Because too few in the U.S. have considered the plight of rural areas, over time these places are slipping into economic patterns which are only making things worse. This is the environment which the war on drugs has especially thrived in. Plus, the war on drugs encourages confiscation of private properties by local governments, privatization of prison systems and a general breakdown of societal trust.

Even if everyone wanted to live in the city, it just is not possible to do so. No one who lives in rural areas or small towns should be consigned to a substandard life, just because they did not have the good fortune to be where the "action" is. In a century when we have incredible ability to bring knowledge and resources to people through digital and alternative transportation means, one hopes that the opportunity will not be squandered. Otherwise, it will only become more difficult for those not in cities, to aspire to the kinds of choices and options that urban living makes possible.

Monday, October 28, 2013

Economics and Human Welfare - Do These Two Actually Go Together?

The title makes me smile, plus this post serves as a mental break from the "serious" track I've taken lately. For those of us who enjoy economic thought and discourse: of course we believe that economics and human welfare go together. In fact we can be quite emphatic about our "obsession", even if some of our most relevant topics are like the tree falling  in a forest...does anybody really hear it fall? We want to believe that spending our time with these matters can actually have some effect on the ultimate outcomes of populations. But a good portion of the public is not so easily swayed by the endless arguments and battles of ideas.

Thus, do others relate or "connect the dots" in their lives, to what the economically minded speak of? Is much of the discussion really just academic discourse for people with nothing better to do? Surprisingly enough, there is real concern for the human condition under all the posturing and stubborn stances - even if that concern is wrapped in language that sounds like any significant emotion has "left the building". To be sure, a good deal of what economics enthusiasts fight over, is not in a layperson's language. Still, all that logic and reasoning is anchored by...feelings (don't tell the guys I said that). Strongly held feelings, I might add.

Sometimes a social situation may seem a bit iffy, and the enthusiast may have to start "small" to get things rolling. At the very least, a microeconomic discussion can focus on something quite specific if the "big picture" turns out to be too "threatening" at first. Then perhaps the enthusiast will have a chance to progress from there...Engage people in thinking about a very definable something and it might not be too obvious that other economic concepts are "lurking" for their chance at the light of day, in the background.  How does one approach matters delicately when it comes to macroeconomics, for instance, if the political divide in the house resembles the Grand Canyon?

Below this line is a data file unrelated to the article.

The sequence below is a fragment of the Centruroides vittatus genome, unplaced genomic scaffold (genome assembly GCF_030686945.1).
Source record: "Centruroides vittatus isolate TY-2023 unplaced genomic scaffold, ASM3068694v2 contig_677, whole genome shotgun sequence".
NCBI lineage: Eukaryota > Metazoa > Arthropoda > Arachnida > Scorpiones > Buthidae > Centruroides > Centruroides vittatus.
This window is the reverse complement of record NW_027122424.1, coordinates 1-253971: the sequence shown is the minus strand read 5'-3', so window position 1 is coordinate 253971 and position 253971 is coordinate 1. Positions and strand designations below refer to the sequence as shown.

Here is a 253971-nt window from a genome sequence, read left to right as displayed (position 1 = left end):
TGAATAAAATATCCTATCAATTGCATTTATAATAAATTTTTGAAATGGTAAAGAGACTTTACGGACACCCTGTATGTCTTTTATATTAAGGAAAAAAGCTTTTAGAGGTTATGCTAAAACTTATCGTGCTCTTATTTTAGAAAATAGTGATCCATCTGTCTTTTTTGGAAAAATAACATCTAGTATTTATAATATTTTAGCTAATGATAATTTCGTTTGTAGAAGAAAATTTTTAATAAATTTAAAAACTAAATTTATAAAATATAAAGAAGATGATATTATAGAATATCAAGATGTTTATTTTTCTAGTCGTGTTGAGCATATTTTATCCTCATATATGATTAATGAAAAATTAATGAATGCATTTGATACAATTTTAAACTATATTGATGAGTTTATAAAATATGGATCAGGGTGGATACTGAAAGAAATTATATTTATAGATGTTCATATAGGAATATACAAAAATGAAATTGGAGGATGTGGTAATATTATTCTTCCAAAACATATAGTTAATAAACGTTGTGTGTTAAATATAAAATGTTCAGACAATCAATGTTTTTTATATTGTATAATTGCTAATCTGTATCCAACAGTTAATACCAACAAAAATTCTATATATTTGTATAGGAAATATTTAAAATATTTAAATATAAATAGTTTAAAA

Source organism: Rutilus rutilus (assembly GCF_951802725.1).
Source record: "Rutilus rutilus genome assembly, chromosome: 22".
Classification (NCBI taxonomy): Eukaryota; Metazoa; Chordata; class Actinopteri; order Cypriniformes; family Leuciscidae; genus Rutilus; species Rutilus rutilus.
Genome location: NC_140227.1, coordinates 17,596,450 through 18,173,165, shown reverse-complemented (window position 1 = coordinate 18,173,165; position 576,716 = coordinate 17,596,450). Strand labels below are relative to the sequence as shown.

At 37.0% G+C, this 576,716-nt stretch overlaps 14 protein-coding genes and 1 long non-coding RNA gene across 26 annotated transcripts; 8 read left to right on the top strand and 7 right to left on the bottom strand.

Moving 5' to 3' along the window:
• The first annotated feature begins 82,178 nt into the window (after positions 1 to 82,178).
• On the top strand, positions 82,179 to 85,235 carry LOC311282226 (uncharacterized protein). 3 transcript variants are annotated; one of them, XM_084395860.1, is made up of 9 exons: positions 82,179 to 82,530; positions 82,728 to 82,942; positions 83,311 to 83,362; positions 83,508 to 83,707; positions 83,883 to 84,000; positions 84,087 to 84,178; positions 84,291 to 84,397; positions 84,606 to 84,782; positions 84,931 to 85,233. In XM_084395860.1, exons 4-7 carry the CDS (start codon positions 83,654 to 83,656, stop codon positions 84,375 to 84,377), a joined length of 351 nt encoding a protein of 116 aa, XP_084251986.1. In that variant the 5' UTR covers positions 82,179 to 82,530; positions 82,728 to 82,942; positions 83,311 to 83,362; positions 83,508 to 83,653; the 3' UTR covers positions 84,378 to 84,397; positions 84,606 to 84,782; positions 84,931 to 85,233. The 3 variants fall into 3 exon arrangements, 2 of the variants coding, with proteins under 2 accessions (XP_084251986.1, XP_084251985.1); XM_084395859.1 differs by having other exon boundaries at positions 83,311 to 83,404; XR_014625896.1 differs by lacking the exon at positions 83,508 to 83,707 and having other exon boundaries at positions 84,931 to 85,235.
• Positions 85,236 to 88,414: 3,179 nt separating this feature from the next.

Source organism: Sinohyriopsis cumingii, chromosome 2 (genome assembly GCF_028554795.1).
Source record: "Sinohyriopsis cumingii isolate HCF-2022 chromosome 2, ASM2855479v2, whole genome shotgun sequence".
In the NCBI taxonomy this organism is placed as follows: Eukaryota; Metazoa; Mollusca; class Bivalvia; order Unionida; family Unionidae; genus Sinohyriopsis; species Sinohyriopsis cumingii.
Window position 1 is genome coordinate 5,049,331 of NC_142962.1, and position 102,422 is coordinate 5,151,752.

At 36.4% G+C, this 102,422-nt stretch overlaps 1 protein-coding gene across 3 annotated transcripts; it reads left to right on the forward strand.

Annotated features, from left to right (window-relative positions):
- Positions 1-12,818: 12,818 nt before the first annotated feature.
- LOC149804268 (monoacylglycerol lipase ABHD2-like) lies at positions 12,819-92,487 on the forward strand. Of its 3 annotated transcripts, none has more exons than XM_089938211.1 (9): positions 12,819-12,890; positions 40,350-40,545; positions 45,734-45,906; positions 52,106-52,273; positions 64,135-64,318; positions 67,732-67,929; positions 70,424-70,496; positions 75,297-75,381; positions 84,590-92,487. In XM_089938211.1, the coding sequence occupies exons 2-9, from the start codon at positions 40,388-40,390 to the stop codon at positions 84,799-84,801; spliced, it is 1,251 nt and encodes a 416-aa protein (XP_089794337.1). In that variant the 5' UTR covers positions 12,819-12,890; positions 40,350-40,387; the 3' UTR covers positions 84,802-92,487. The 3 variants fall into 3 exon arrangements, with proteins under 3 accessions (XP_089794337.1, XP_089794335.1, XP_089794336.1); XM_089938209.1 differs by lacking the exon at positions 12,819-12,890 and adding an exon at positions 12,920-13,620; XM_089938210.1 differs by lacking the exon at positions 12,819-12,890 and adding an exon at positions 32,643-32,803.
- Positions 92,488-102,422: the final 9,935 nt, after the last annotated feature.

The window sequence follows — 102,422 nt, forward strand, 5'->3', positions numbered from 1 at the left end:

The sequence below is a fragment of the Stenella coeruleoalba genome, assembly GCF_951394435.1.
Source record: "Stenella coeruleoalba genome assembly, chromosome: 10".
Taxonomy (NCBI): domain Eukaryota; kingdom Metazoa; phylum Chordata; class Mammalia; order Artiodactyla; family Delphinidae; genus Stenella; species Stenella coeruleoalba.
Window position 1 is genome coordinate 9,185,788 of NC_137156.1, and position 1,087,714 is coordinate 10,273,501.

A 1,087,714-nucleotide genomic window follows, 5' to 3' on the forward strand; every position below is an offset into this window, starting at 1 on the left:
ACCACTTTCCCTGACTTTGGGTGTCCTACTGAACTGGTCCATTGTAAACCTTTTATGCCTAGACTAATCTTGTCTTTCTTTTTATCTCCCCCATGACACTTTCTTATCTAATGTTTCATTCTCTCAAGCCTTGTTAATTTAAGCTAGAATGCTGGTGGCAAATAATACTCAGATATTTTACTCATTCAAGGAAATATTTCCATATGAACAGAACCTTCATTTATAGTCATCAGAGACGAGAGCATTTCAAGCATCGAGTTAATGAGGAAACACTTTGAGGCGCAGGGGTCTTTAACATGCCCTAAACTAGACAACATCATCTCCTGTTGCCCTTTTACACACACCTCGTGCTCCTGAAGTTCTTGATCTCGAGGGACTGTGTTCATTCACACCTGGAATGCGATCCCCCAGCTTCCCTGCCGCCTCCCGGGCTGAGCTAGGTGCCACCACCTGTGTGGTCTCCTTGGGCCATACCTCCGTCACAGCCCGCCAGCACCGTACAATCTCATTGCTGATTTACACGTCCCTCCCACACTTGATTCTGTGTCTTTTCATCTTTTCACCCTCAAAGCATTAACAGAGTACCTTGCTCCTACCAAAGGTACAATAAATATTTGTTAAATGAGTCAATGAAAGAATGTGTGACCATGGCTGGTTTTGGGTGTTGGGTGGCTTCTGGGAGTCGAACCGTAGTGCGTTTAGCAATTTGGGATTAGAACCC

One may find themselves challenged to explain how macroeconomic stability has something to do with whatever is happening in this room: in this very moment I might add. For the individual who has discussed economics long enough, doubtless there are stock answers at the ready. But for some of us, we don't necessarily have the "right" generic answer for any group - that is, we might not be able to explain to just anyone how economics, let alone Market Monetarism can make a noticeable difference in people's lives.  Of course in the meantime, that usually wouldn't stop us from trying.

What's more, the entire realm of economic discussion goes well beyond what some of our friends and acquaintances may think is actually possible! Just thirty minutes spent online with different blogs tells that story. Some conversations have a decidedly philosophical turn, while others may be somewhat financially oriented in their outlook. Perhaps others see things in a somewhat behavioral perspective. Or discussions may take a monetary turn, and that's where it could be a bit "dry" to the layperson. What to do about that?